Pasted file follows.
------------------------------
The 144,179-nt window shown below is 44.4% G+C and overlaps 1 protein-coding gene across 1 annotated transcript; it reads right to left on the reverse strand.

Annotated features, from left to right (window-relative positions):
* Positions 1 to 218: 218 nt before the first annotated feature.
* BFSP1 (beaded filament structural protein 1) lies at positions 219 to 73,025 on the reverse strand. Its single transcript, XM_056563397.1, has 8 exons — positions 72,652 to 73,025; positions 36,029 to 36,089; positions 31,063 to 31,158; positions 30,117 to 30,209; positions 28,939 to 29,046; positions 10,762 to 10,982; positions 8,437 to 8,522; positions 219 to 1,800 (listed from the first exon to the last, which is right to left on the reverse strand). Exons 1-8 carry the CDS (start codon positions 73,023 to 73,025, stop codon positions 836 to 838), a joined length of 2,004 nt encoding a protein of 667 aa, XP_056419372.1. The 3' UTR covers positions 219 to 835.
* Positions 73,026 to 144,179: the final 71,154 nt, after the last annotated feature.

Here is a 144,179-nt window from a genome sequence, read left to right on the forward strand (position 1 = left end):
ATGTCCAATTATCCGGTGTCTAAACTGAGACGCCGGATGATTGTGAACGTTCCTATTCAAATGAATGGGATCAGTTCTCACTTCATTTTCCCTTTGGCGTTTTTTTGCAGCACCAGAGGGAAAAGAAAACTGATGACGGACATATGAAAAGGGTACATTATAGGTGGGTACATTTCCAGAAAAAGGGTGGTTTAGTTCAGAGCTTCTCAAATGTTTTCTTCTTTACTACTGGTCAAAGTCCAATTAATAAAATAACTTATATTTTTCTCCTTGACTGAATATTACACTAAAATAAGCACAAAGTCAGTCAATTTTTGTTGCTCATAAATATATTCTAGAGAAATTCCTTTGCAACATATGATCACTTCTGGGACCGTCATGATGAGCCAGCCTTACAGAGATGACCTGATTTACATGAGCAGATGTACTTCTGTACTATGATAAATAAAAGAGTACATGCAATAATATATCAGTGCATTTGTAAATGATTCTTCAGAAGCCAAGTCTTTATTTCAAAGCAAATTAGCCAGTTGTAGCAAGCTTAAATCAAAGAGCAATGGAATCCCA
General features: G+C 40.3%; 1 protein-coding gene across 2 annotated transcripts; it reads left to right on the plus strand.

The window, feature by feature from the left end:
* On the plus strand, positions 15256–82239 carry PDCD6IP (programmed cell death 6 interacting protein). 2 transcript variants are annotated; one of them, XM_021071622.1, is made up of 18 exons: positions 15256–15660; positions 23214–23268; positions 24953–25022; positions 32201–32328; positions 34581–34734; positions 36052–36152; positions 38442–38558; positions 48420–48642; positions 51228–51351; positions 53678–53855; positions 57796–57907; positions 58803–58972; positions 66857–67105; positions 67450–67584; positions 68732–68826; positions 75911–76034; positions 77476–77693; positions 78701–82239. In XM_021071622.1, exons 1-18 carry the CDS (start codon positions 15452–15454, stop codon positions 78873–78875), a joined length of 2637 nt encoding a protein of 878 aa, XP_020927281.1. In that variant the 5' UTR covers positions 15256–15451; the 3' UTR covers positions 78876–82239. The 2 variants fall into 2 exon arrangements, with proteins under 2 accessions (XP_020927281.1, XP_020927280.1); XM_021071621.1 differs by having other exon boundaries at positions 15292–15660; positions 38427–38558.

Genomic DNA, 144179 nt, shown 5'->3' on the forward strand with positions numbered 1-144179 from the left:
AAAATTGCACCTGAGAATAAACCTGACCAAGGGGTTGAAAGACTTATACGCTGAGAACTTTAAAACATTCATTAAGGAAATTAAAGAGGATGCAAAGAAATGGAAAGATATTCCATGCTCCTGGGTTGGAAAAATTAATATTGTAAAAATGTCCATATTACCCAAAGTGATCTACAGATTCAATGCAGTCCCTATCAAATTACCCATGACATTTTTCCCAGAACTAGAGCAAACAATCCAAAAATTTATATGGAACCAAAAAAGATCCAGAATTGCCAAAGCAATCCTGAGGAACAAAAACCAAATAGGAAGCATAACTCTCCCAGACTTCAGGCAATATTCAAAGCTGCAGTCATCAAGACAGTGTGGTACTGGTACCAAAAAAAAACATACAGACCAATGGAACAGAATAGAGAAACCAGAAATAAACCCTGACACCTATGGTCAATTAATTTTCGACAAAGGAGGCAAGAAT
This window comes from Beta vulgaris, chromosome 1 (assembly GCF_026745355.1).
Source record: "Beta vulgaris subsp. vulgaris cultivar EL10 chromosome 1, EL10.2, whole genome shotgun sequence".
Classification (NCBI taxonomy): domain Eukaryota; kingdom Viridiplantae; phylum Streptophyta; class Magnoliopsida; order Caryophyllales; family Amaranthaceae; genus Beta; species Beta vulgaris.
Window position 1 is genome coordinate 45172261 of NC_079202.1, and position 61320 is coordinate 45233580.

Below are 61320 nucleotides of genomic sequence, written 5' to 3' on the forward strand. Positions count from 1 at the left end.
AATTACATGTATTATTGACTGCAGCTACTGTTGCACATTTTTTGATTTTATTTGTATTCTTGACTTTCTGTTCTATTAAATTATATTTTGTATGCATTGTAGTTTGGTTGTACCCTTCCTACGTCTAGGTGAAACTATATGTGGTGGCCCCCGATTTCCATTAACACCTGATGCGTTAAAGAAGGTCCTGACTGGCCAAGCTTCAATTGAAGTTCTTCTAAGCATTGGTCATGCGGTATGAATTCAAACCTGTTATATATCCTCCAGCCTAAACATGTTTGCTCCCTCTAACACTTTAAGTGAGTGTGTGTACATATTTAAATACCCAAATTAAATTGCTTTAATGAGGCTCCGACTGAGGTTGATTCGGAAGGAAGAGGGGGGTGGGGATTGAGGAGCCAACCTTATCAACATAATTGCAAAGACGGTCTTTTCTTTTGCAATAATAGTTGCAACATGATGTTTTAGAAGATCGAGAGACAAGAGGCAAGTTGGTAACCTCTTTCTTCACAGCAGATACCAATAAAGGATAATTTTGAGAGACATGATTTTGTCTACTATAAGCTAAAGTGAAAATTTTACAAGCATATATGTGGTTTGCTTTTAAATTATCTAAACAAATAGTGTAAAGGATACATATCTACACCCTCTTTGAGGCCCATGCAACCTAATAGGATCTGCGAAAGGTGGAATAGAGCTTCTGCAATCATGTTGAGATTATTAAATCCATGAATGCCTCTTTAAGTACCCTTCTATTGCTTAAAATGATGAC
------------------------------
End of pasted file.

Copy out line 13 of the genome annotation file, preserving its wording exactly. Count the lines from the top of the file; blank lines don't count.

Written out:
This window comes from Beta vulgaris, chromosome 1 (assembly GCF_026745355.1).